Like any other self-respecting film buff, I love trailers. However, like many of my fellow film buffs, I have a BIG reservation about how they’re put together.
In the early days of film marketing, trailers were marked by exclamatory phrases emblazoned across the screen. “SO TERRIFYING ONLY SCREAMS CAN DESCRIBE IT!” “THE BIGGEST BEST-SELLER OF OUR TIME REACHES THE SCREEN!” “THE MOST MOVING ROMANCE OF THE YEAR!” Those phrases were effective for their time, but they ultimately became a gag, an easy handle for filmmakers who wanted to emulate the era. It was time for something new.
Realizing that movies are called “motion pictures” for a reason, marketing departments became reliant on images and scenes to sell the movie. However, marketers ran into a problem, realizing that they had to show a great deal of the movie – practically revealing the whole story – to entice audiences. For that reason, studios turned to voice-over artists, people with distinctive voices who would verbalize the words that had once been written on-screen. At first, trailers still revealed most of the story – as this trailer for Deliverance shows – but marketers eventually came to discover the proper balance between image and verbals. All was well for a decade or two.
Sometime around 2005, however, film marketers decided that voice-over artists were old hat. Said marketers took voice-overs out of their trailers, leading them to the same old problem: showing almost all of the movie in order to sell it. We just don’t learn, do we?
However, there’s one brand of trailer that has largely avoided the trend of showing too much: the teaser. Why? Because they don’t have to show any of the movie at all!
Teasers arose from a problem: what to do when a film goes over schedule? Studio execs wanted to keep upcoming films on the public’s lips, and that meant creating a trailer. When a film was running overtime, however, that often meant that there was no footage ready to be cut into a trailer – nor the time to do so. When this occurred, the marketing department would get creative, crafting a trailer with footage entirely separate from the film. This sometimes meant that the stars would have to work an extra day or two, and the effects teams had to do a little overtime, but the resulting trailer would create huge rewards.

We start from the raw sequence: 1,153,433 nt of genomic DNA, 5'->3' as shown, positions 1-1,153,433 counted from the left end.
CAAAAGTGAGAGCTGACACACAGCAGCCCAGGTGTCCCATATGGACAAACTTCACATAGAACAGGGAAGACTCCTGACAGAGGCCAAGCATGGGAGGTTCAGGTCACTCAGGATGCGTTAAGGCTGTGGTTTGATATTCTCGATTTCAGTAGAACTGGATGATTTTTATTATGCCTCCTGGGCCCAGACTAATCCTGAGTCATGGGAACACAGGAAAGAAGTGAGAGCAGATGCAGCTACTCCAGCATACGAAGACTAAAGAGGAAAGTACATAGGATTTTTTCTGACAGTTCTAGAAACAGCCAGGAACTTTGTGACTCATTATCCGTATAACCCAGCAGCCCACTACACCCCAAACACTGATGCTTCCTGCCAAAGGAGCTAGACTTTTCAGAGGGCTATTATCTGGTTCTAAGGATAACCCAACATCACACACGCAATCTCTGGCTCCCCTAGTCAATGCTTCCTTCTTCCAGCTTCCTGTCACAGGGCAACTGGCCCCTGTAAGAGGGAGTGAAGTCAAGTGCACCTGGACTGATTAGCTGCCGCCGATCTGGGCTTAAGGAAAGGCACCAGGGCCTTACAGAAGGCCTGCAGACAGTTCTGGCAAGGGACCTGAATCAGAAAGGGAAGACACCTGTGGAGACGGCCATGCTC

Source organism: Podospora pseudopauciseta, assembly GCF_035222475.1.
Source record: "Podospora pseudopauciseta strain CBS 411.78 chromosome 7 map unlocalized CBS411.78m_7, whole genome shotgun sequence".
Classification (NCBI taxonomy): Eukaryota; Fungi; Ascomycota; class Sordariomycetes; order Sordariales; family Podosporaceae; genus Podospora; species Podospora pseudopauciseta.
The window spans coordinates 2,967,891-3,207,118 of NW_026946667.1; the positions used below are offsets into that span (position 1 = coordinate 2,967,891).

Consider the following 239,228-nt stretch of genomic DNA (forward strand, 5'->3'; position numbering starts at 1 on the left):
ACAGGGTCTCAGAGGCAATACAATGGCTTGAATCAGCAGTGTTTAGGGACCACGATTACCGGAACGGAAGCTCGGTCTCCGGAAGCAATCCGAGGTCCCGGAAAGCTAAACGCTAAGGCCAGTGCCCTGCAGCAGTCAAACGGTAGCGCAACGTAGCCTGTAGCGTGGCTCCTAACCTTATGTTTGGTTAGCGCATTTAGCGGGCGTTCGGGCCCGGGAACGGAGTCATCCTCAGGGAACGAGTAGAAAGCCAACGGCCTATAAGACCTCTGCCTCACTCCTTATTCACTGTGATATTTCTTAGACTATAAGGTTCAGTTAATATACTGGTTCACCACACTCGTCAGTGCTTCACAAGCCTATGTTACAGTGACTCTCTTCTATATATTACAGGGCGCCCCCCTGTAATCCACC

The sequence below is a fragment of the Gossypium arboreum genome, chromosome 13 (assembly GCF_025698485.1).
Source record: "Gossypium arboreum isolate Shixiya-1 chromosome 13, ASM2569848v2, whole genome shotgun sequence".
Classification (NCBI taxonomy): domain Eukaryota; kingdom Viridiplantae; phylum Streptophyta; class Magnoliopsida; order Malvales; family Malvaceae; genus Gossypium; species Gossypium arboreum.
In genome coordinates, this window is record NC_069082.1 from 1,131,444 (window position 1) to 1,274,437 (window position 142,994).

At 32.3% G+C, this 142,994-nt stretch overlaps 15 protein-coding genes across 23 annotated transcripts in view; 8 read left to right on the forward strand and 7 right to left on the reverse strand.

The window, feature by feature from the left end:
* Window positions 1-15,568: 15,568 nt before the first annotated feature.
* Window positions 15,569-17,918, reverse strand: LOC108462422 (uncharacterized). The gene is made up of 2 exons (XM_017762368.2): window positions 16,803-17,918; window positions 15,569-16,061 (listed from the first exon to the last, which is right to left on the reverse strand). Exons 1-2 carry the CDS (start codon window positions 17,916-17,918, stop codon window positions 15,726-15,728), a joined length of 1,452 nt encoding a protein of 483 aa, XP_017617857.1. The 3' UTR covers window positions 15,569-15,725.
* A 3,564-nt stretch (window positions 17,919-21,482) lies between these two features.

Many good trailers come from this batch of unique teasers. For example:
I know I just got done saying that many non-movie footage teasers came from troubled productions. Christine is an exception, though. By all accounts, this 1983 horror flick enjoyed a relatively smooth, trouble-free production. You guys are probably tired of hearing me talk about John Carpenter, but this smooth production is due to his confident, easygoing directorial hand.
However, Christine was to be released in tight conjunction with the novel’s release, and studio execs wanted to make sure these plans fell together correctly. For that reason, this short teaser was put together and placed in theaters – and I love it!
This teaser pulls a nice switcheroo, making it appear as if the trailer’s talking about a possessive human woman – until it’s obvious that they’re not. (I personally think the trailer reveals this surprise a little too early, but that’s a minor nitpick.) The voice-over does a great job evoking an ominous mood, and the jump scare provides a moment that sticks in the memory!
Man, you wanna talk about troubled productions? 1941 kind of takes the cake!
In 1977, Steven Spielberg could do anything he wanted. (Kind of like now.) After the twin blockbusters Jaws and Close Encounters Of The Third Kind, every studio was eager to work with the wunderkind, especially Universal, the studio that gave him his start. What did Spielberg want to do? A project with three of the craziest men in Hollywood!
During the 1970s, Robert Zemeckis and Bob Gale were considered wild young screenwriters, that reputation gained by the irreverent scripts they had placed in the Hollywood system. One of them – Bordello Of Blood – came to the attention of John Milius, the director affectionately called “The Viking Man” by his peers for his brash attitude, his adventures surfing, and for occasionally living like a mountain man in the hills. Milius liked Zemeckis & Gale’s style, and so the three decided to work on a script together. They crafted a sprawling comedy based on a true event: a false-alarm situation regarding a Japanese attack on Los Angeles during World War II. They called the script 1941.
Milius took the script to his friend Spielberg, who eagerly agreed to take the project. The project quickly spun out of control as the cast grew, new gags were added to the screenplay, and the special effects grew bigger and louder. The resulting film was a flop, but it’s a flop I kinda like. There are so many stars in the film and so many different kinds of jokes, there’s bound to be something for any audience member to enjoy!
As you’ve probably guessed, 1941 ran way over schedule, which threw Universal’s marketing department into a tizzy. Desperate to keep the upcoming film on audiences’ minds, the studio grabbed John Belushi, threw him into a plane, and gave him a monologue to memorize. The resulting trailer is definitely too non-PC to ever be heard in a theater now, but it is funny in a shocking sort of way. In that way, it’s a lot like 1941 itself!
Back To The Future (1985)
(There are cleaner versions of this trailer on YouTube, but I love these original 35 mm prints. The grain gives the video a great sense of personality!)
Speaking of Robert Zemeckis and Bob Gale, let’s talk about what’s probably their best-loved movie: Back To The Future!